I'll add this coin of Ptolemy IV Philometor.

Ptolemaic Kings of Egypt, Ptolemy VI Philometor, first reign, 180-170 BC, Æ (22.5mm, 9.67g) Obol, uncertain mint on Cyprus

Obv: Diademed head of Zeus-Ammon right

Rev: BAΣIΛEΩΣ ΠTOΛEMAIOY, Eagle with closed wings standing left on thunderbolt; lotus flower in left field, EYΛ between legs

Ref: Svoronos 1398 (Ptolemy VI with Eulaios as regent); Lorber, Lotus Series VI.3; SNG Copenhagen 294

This coin provides a Ptolemaic portrait of Isis under Ptolemy VI Philometor:

Ptolemaic Kings of Egypt, Ptolemy VI Philometor, second sole reign, 163-145 BC, Æ (25mm, 15.82g), Alexandreia mint, Series 7

Obv: Head of Isis right, wearing wreath of grain ears, and her hair in long curls

Rev: Eagle with open wings standing left on thunderbolt; ΠΑ monogram to left.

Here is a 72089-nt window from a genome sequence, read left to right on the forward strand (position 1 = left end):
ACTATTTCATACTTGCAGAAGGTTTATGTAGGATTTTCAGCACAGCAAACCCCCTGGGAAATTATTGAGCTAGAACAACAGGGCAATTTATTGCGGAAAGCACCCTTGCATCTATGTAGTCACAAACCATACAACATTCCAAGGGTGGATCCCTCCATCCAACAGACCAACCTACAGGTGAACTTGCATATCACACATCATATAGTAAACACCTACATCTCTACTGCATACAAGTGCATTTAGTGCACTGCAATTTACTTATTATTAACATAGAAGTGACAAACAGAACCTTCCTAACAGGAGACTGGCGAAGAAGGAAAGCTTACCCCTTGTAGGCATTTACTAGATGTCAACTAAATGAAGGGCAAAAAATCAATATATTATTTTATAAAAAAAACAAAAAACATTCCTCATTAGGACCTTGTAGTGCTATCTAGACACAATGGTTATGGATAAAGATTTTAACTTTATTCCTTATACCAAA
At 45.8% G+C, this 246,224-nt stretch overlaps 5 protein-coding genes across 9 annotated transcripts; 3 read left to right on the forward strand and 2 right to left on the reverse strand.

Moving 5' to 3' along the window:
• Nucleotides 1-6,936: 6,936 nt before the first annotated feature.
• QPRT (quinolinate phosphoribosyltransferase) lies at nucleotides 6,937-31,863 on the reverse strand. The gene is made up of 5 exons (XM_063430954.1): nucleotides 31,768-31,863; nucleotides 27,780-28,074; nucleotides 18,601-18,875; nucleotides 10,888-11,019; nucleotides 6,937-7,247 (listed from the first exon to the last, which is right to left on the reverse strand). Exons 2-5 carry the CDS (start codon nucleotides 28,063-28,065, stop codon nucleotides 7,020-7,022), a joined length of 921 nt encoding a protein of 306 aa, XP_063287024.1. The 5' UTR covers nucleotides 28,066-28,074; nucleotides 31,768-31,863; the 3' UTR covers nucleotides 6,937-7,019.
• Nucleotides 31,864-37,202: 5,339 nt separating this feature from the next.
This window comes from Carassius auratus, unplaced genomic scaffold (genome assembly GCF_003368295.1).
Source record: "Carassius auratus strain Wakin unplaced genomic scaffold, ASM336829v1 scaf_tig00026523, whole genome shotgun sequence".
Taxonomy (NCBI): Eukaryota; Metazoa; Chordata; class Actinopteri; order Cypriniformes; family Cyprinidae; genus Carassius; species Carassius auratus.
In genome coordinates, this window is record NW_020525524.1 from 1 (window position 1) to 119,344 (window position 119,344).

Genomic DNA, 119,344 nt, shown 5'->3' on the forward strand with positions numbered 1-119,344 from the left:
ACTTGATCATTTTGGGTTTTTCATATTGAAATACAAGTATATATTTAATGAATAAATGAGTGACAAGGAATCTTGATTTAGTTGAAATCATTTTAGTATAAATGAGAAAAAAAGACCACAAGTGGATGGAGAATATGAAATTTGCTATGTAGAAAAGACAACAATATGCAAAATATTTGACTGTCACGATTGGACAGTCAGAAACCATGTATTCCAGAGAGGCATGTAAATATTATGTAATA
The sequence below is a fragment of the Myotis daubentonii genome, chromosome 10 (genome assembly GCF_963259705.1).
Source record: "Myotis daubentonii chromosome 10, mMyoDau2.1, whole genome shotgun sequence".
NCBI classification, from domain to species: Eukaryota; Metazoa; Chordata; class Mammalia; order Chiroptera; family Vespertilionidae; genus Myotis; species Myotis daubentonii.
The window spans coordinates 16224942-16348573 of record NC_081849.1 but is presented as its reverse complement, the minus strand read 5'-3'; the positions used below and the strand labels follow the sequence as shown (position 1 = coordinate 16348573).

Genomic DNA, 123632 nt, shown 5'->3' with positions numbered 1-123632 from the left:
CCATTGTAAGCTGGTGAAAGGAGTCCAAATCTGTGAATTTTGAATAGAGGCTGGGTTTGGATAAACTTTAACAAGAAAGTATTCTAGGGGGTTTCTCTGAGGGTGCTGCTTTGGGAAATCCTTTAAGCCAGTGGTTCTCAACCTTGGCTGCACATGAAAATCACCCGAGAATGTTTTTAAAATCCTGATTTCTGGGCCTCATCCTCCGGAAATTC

Ref: Svoronos 1384 (Ptolemy VI and Kleopatra I as Regent); Weiser 147 (Ptolemy VI and Kleopatra I as Regent); SNG Copenhagen 279-87 (Ptolemy VI and Kleopatra I as Regent); Noeske 201-7 (Ptolemy VI); Lorber & Faucher Series 7B.

More on Antiochus IV

Hanukkah commemorates the Maccabean victories over Seleucid king Antiochus IV Epiphanes (175–164 BC). In 168BC Antiochus banned Jewish practice and December 25, 167 BC he rededicated the Temple to Zeus.

"Not long after this, the king sent an Athenian senator to compel the Jews to forsake the laws of their fathers and cease to live by the laws of God, and also to pollute the temple in Jerusalem and call it the temple of Olympian Zeus, and to call the one in Gerizim the temple of Zeus the Friend of Strangers, as did the people who dwelt in that place."
-2 Maccabees 6:1-2

The Maccabean Revolt was successful in gaining control of Jerusalem and rededicating the Temple on Kislev 25 (December 24th), in 164 BC.

"[For example, I shall relate] how Antiochus, who was named Epiphanes, took Jerusalem by force, and held it three years and three months, and was then ejected out of the country by the sons of Asamoneus: after that, how their posterity quarreled about the government, and brought upon their settlement the Romans and Pompey;"